Oct 28, 2013 - 03:30pm PT
Nice work, and fine TR. Thank you very much for sharing this.

McHale's Navy

Trad climber
From Panorama City, CA
  Oct 28, 2013 - 05:10pm PT
Looks so clean!

4 Corners Area
  Oct 28, 2013 - 06:06pm PT

I gotta do that route!
T Hocking

Trad climber
Redding, Ca
  Oct 28, 2013 - 06:13pm PT

Trad climber
Fresno/Clovis, ca
  Oct 28, 2013 - 06:45pm PT
wonderful photos by the way. A couple of those are pure money.

Trad climber
Nothing creative to say
  Oct 28, 2013 - 06:50pm PT
Ezra Ellis

Trad climber
North wet, and Da souf
  Oct 28, 2013 - 08:09pm PT
Love the black and white photos Amy, thanks!!!

Cardiff by the sea
  Oct 28, 2013 - 08:57pm PT
I did this route back in 2011. Thanks for a cool right up and reminding me what a great adventure that buttress is.

Fred Beckey is the MAN!!

Trad climber
Oaksterdam, CA
  Oct 28, 2013 - 10:39pm PT
rad gnarled tree!
Vitaliy M.

Mountain climber
San Francisco
  Oct 28, 2013 - 11:10pm PT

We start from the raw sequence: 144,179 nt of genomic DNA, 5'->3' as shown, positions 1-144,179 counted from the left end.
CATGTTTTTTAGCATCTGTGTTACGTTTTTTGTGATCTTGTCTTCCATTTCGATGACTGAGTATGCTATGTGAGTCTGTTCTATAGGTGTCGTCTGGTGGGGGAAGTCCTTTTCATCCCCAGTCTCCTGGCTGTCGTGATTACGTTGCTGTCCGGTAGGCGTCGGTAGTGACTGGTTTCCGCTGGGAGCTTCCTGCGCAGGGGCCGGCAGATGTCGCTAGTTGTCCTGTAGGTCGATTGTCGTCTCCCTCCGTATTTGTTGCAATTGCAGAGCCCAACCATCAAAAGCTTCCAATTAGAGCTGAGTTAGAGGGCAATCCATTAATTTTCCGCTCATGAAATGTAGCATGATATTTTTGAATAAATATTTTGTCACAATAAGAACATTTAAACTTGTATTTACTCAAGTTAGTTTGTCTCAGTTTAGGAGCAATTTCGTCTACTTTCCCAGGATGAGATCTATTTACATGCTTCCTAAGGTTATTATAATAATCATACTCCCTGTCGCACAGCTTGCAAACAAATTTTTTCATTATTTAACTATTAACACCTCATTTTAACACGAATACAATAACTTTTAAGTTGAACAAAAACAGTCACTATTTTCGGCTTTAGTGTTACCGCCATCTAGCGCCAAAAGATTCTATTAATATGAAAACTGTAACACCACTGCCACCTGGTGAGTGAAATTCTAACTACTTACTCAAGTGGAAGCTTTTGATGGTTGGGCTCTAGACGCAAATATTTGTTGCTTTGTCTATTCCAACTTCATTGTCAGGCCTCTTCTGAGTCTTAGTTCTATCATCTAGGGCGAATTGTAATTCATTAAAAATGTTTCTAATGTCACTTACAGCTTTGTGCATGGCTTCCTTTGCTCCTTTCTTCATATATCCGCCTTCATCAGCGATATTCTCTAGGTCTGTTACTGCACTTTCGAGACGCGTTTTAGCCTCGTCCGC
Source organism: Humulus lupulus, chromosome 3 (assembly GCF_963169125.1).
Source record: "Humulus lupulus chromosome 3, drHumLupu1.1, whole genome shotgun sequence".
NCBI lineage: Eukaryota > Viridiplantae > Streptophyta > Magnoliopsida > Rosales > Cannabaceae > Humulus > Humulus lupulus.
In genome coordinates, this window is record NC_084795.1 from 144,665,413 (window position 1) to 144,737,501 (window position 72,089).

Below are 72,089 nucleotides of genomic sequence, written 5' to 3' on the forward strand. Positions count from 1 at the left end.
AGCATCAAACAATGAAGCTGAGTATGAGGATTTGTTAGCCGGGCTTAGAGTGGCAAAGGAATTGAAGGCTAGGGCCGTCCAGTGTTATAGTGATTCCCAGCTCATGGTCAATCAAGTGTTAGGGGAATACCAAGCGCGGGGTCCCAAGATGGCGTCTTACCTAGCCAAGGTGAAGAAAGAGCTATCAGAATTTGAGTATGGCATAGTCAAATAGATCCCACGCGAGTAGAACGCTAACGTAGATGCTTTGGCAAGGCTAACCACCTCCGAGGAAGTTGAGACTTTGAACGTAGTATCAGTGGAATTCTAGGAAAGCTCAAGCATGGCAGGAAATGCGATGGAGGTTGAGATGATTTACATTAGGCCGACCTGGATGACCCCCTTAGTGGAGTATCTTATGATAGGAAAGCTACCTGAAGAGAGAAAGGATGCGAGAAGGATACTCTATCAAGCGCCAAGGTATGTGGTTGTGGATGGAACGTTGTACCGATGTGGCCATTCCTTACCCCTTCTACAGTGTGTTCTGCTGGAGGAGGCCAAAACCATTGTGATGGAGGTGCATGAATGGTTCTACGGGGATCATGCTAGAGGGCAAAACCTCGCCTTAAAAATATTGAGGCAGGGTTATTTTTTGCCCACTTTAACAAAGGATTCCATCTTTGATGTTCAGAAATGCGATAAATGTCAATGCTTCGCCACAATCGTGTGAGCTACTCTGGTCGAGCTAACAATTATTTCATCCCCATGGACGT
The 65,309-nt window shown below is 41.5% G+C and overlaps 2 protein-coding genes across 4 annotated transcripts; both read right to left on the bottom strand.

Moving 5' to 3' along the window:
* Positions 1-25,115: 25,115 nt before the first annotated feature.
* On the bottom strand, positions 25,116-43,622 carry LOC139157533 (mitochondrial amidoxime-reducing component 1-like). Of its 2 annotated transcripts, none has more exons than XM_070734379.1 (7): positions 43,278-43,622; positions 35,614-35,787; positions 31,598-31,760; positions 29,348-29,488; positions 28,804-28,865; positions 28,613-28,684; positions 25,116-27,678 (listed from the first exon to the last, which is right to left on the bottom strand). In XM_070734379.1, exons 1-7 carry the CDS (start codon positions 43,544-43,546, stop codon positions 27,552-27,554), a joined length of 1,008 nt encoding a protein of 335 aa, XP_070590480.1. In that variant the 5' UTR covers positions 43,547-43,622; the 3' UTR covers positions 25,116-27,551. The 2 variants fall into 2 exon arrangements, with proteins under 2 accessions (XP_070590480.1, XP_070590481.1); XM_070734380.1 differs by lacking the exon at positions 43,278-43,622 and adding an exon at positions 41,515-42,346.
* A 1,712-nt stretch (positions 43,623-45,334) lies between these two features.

Wanted to climb that route for a while now. Still have not, but love the photos! Thank you for posting, would love to see more TRs from you guys! Good stuff!
Amy Ness

Author's Reply  Oct 29, 2013 - 08:55pm PT
I would get back on it any time Vitality! Prob spring at the soonest though;)
Larry Nelson

Social climber
  Oct 30, 2013 - 12:06am PT
Love your trip report, thanks
Myles Moser

Lone Pine, Ca
  Oct 30, 2013 - 03:49pm PT
This was the first time that Amy and I had roped up together since her accident this summer. She had been repeating Skid Marks IV, 5.11A0 in the Whitney Portal that a friend and I established a few years back, when a 35 to 40ft fall left her with a broken wrist and for sure a sore spirit. She worked hard and pushed herself even harder to regain what she felt like she had lost. Being on the wall with Ames once again, was incredible, our rhyme and rhythm seem to always be in sequence in the vertical world. Being a couple and climbing the high/ wild terrain that we enjoy, sometimes I can't help, but feel a "worry" or a "fear" for my Bug that is climbing above.... Yet on this one, the time that we had spent not tied in together created a pure Ecstasy once the line was between Amy and I. We "blocked" out our climb in groups of 3 pitches each... it was awesome to watch Amy cruise with a solid confidence and fire her crux pitches with nothin', but stylie!

Woooo... been a while since I have Posted. Hope everyone is good.
Amy Ness

Author's Reply  Oct 31, 2013 - 09:34am PT

Just livin' the dream
  Oct 31, 2013 - 09:50am PT
"Yet on this one, the time that we had spent not tied in together created a pure Ecstasy once the line was between Amy and I."

You two are AWESOME!!!

Keep climbing and keep posting please!